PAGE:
"How Do You Win Pinball?"


I recently had the pleasure of attending the excellent Southern Fried Gaming Expo in Atlanta, GA for the first time. It’s a wonderfully well put together event, with the centerpiece being a massive free play arcade filled with both retro and brand-new arcade games and pinball tables. The noise and flashing lights in the dim conference hall brought back many vivid memories of the old days in the arcade as a kid.


But one experience there sent me down a train of thought that I figured would be worth bringing up here in a post. Some members of my family also attended the convention, including my six-year-old nephew. He’s pretty typical of kids his age today, in that he enjoys video games and digital entertainment, especially Minecraft. We had hoped he would enjoy messing around with some of the retro games that I and his father grew up with, but I suppose I shouldn’t have been surprised that the opposite happened.


It was summed up for me in one question he asked after we had played pinball for a little while: “How do you win pinball?”


In the moment, of course, we told my nephew that pinball isn’t really a game that you “win” (unless you are playing against other people), it’s more that you’re just trying to get as high a score as you can before your game is over. Honestly, he seemed bored with that answer. Now, I do think it’s a little much to expect a six-year-old to take to pinball; it’s a type of game that was never designed for kids, and requires quick reflexes and planning to play well.


But I think his question is still extremely reflective of the difference between game design from my childhood and the games being put out today. Certainly, I’m going to be very biased towards older games, since that’s what I grew up playing and love. And it’s also tough to honestly analyze how I felt as a kid about games compared to how I would have felt as a kid playing modern ones.


In my mind, the crux of the changes I’ve seen in game design comes down to a question of reward and the gameplay loop. Older games, like the arcade classics and pinball tables I was playing last weekend, give a simple loop: you put in a quarter, you get a limited amount of enjoyable gameplay, and then the game ends leaving you wanting more (at least that’s what the designer hoped). As arcade games got more sophisticated, they started to actually have final levels, bosses, and endings, but they were rarely seen.


The real attraction there is the gameplay itself. The quick reflexive motions, ramping intensity, and quick planning of a game like Robotron 2084 is supremely satisfying in and of itself. The reward is playing the game, and nothing else. And like any great arcade game, you are destined to lose eventually.


It seems like so many modern games focus on just the opposite. Rewards come as level ups, increased stats, unlocking new items, and messages like “You Won!” Those things aren’t necessarily bad things, of course; some of my favorite games that I play regularly feature leveling systems and unlocks. But the gameplay loop is different.


Instead of playing the game for the joy of playing it, it too often feels like you’re just meant to endure the gameplay long enough to cash in a reward. A great example is a game I’ve spent far too many hours playing, World of Warcraft. Speaking from a non-pvp perspective, I don’t think there are many people outside of ardent fanboys who would say the raw gameplay of WoW is particularly fun. You move your character to a spot, right click on an enemy, and occasionally push a key. Yes, there’s some strategy involved, but for the most part you’re almost on autopilot. And if you reach an enemy or situation you can’t get past through your own skill, you can usually just wait until you are a higher level and then defeat it.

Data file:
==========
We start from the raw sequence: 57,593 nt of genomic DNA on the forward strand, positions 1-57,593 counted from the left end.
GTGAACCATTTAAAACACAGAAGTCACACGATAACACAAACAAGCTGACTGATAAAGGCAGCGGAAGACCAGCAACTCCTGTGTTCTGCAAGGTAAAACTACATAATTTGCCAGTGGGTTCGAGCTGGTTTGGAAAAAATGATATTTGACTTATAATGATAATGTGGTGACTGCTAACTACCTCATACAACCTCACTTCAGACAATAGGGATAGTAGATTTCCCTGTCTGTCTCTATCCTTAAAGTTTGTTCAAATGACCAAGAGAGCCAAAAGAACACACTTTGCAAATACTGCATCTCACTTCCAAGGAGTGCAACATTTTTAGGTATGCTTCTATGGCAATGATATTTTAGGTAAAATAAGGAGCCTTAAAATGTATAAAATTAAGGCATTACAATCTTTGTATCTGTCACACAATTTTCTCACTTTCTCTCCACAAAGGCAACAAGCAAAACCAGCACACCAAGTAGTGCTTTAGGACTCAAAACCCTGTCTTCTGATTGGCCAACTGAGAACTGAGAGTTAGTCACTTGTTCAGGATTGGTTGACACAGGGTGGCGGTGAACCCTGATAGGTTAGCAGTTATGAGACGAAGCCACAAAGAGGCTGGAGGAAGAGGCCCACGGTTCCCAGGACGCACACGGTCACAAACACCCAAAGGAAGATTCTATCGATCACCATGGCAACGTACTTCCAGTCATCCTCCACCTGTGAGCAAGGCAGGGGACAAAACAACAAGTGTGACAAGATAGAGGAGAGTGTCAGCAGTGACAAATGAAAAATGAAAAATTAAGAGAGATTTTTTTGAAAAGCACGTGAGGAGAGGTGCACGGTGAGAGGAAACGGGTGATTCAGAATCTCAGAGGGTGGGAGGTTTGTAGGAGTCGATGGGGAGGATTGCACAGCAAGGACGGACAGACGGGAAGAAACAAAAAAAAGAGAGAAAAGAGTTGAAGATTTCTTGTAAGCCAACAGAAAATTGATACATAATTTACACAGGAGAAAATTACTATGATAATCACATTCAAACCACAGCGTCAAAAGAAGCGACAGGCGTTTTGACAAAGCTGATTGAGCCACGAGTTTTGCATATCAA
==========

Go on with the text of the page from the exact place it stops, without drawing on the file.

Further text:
The reward in modern games like this comes from that drug-like hit of a XP boost. A little ding sound and a pop-up message. It absolutely scratches an itch deep inside our brains.


It’s the same itch that a slot machine reaches. And junk food, for that matter. At the risk of sounding too critical, it’s self-indulgent, and does nothing but train players to expect regular rewards no matter what they do. And that’s intentional on the part of game designers.


It used to be that a designer wanted to get your quarters, and to do so, they tried to put together the most attractive gameplay experience they could to keep you coming back. But now, game designers don’t want your quarters, they want your virtual currency, and they get it for the promise of simply speeding up meaningless leveling experiences and unlocking useless cosmetic pieces.


My thinking goes towards the game of golf. Yes, golf can be played competitively in matches and tournaments, just like pinball can. But also like pinball, the lasting attraction of golf is that it is a game where you simply compete with yourself. Each time you play, you are just trying to improve yourself. Get that higher score, or well, lower score in the case of golf.


Again, I’m guilty of enjoying these modern style games just as much as everyone else. But what’s really got me thinking is the type of game player they tend to foster. Namely, one what asks the question “How do you win pinball?” Where is my reward? When is that itch scratched? Is that healthy? Is that good? I honestly don’t know, but it feels like it isn’t.


So I suppose my grand conclusion is this: if you’re a parent or family member looking to get your little ones into gaming, start them with the old stuff, and the old stuff only. Teach them to test themselves and find that as its own reward. Maybe they’ll win some pinball tournaments.


And spend their winnings on some new hats in Fortnite.


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